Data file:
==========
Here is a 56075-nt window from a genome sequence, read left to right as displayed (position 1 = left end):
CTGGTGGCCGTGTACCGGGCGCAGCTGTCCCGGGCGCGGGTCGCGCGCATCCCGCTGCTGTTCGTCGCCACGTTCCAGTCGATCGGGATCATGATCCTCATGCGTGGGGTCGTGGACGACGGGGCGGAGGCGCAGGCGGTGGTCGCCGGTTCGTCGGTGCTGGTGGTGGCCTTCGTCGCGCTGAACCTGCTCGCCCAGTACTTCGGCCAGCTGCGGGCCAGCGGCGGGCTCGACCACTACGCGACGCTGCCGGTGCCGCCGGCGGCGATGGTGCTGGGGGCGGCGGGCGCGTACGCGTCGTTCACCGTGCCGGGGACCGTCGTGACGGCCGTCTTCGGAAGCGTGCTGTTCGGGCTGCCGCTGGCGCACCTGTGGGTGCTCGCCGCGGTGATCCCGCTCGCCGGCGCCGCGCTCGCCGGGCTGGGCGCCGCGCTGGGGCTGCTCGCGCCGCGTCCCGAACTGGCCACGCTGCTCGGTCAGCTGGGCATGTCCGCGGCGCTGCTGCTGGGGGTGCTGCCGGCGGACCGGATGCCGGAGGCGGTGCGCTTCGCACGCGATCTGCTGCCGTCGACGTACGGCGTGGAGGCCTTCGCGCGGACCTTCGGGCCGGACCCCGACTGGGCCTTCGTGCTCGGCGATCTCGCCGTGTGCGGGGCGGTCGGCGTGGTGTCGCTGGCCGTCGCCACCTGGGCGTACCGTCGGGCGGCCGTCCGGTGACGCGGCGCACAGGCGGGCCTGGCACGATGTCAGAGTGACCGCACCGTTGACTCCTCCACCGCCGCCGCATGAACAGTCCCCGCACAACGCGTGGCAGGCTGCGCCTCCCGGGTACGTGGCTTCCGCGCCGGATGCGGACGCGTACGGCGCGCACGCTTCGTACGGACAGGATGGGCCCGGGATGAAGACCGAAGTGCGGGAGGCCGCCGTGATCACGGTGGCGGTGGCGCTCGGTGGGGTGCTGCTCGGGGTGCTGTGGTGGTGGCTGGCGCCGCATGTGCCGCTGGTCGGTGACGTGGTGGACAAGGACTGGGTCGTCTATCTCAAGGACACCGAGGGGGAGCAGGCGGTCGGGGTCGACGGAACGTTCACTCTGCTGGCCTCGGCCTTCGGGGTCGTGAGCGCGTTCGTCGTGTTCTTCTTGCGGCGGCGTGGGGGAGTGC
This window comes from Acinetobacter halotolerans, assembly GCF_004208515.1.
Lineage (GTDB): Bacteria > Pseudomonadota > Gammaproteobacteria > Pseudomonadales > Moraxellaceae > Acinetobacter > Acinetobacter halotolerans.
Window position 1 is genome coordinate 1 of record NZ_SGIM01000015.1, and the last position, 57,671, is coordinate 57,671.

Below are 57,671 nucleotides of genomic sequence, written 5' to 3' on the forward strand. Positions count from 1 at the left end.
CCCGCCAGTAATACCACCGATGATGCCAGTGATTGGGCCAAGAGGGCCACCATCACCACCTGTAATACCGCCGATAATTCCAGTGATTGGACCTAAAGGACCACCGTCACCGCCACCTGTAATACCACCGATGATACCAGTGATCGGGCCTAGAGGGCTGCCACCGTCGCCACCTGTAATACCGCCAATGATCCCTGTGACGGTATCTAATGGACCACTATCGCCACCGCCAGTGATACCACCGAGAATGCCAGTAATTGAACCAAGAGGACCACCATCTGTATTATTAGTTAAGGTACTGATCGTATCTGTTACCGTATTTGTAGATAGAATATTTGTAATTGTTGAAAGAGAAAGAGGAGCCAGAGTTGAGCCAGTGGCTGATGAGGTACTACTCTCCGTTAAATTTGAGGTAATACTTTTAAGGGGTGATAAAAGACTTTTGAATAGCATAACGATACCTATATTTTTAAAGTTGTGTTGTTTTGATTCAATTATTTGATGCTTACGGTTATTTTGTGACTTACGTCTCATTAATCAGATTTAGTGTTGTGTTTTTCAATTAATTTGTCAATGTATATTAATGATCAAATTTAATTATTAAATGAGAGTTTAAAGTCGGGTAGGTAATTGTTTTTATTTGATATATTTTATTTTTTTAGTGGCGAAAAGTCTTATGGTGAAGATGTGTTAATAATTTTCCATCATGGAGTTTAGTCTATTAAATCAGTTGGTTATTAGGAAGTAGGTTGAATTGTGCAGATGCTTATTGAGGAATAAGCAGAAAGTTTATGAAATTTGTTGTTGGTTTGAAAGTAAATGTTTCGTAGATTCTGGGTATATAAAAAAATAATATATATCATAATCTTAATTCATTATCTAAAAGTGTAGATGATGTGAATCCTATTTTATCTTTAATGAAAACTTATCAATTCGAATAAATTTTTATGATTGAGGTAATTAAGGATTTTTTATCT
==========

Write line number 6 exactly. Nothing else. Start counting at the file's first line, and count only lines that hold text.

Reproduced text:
Below are 57,671 nucleotides of genomic sequence, written 5' to 3' on the forward strand. Positions count from 1 at the left end.